Besides a good warning to obey your eye doctor, Poe seems to be addressing the concept of "love at first sight" - in fact, the first line of the story points out that "it was the fashion to ridicule the idea." Yet, the story is presented to "add another to the already almost innumerable instances of the truth of the position" that love at first sight does exist. The irony is that the narrator does not have a "first sight" of the woman he falls in love with, due to his lack of spectacles.Additionally, the story is based around vanity. The narrator changes his name, with "much repugnance," from Froissart to Simpson, "a rather usual and plebeian" name in order to collect inheritance. His original patronym, he says, elicited in him "a very pardonable pride." This same pride kept him from wearing spectacles. Madame Lalande admits that she was teaching him a lesson.
The narrator, 22-year old Napoleon Buonaparte, changes his last name from "Froissart" to "Simpson" as a requirement to inherit a large sum from a distant cousin, Adolphus Simpson. At the opera he sees a beautiful woman in the audience and falls in love instantly.When he puts on the spectacles, he sees that she is a toothless old woman. He expresses horror at her appearance, and even more so when he learns she is 82 years old. She begins a rant about a very foolish descendant of hers, one Napoleon Bonaparte Froissart. He realizes that she is his great-great-grandmother.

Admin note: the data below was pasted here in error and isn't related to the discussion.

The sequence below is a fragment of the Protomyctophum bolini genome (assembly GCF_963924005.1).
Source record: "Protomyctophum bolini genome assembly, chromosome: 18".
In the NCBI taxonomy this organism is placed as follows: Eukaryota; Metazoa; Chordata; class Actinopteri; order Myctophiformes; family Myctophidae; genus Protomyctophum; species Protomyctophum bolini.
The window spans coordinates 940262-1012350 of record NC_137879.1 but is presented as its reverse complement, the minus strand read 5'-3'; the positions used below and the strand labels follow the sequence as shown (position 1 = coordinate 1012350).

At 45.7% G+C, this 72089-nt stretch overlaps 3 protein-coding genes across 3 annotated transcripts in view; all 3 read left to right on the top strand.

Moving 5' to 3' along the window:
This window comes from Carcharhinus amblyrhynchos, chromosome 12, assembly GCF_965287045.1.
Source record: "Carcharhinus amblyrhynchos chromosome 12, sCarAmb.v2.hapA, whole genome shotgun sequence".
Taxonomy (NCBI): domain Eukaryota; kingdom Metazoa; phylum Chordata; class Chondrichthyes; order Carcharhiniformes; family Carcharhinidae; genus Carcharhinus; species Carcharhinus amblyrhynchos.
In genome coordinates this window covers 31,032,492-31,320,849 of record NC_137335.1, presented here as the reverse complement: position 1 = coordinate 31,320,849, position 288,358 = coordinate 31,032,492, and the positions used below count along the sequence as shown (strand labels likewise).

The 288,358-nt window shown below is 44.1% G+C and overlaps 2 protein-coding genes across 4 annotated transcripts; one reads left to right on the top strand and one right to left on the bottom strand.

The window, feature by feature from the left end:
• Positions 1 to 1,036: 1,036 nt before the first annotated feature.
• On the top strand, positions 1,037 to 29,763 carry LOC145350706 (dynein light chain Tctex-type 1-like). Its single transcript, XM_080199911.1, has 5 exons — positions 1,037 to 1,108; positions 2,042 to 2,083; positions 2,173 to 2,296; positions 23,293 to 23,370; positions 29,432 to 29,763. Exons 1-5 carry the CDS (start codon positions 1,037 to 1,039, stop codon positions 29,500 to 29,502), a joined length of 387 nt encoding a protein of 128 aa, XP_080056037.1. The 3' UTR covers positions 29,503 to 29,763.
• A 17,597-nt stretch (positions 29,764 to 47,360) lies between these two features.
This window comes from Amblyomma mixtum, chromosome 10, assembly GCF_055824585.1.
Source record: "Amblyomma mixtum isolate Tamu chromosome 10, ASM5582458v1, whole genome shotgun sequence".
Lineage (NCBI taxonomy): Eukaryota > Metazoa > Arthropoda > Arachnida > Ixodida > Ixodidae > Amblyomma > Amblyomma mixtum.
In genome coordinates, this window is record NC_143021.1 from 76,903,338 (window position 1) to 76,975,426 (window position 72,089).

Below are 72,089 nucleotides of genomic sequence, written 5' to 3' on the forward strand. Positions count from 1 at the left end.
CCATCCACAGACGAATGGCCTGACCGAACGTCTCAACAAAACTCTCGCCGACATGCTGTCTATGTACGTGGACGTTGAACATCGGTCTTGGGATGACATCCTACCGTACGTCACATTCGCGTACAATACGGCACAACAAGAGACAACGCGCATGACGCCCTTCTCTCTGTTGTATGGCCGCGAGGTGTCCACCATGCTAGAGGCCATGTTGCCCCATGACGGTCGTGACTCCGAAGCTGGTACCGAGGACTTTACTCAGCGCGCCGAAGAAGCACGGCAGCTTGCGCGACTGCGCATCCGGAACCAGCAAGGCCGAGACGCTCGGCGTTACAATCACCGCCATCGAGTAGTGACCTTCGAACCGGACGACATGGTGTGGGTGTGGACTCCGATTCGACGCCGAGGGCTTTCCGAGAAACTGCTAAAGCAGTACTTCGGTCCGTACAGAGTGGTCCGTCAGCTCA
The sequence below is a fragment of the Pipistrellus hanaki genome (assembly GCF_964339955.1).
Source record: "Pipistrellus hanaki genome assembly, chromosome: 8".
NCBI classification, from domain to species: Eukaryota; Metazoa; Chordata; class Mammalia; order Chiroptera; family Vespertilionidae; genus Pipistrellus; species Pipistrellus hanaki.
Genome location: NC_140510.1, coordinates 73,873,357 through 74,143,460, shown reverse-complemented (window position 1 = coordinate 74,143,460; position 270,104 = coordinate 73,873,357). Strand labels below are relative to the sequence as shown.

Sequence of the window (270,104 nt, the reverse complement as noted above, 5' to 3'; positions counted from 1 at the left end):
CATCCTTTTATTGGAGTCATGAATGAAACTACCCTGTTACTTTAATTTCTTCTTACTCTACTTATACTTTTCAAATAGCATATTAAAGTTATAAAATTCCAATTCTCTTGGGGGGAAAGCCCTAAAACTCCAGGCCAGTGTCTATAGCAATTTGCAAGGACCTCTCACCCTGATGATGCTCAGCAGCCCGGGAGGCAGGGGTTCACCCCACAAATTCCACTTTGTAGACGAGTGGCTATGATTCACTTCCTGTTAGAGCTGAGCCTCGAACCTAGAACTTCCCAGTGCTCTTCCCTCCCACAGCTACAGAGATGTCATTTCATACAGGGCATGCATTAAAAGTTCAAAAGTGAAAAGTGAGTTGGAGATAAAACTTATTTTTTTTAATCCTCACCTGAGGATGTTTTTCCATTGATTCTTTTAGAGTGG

I would have removed my position to one nearer her own, but the crowded state of the theatre rendered this impossible; and the stern decrees of Fashion had, of late, imperatively prohibited the use of the opera-glass in a case such as this, even had I been so fortunate as to have one with me—but I had not—and was thus in despair.
I now felt a burning sense of the impropriety I had committed, and expected nothing less than instant exposure; while a vision of pistols upon the morrow floated rapidly and uncomfortably through my brain.
From the Inside Flap:
Poe's best-loved tales are destined to capture the imagination of a generation new to the master of terror, as well as delight longtime admirers of Poe, who will find much to relish in this haunting interpretation."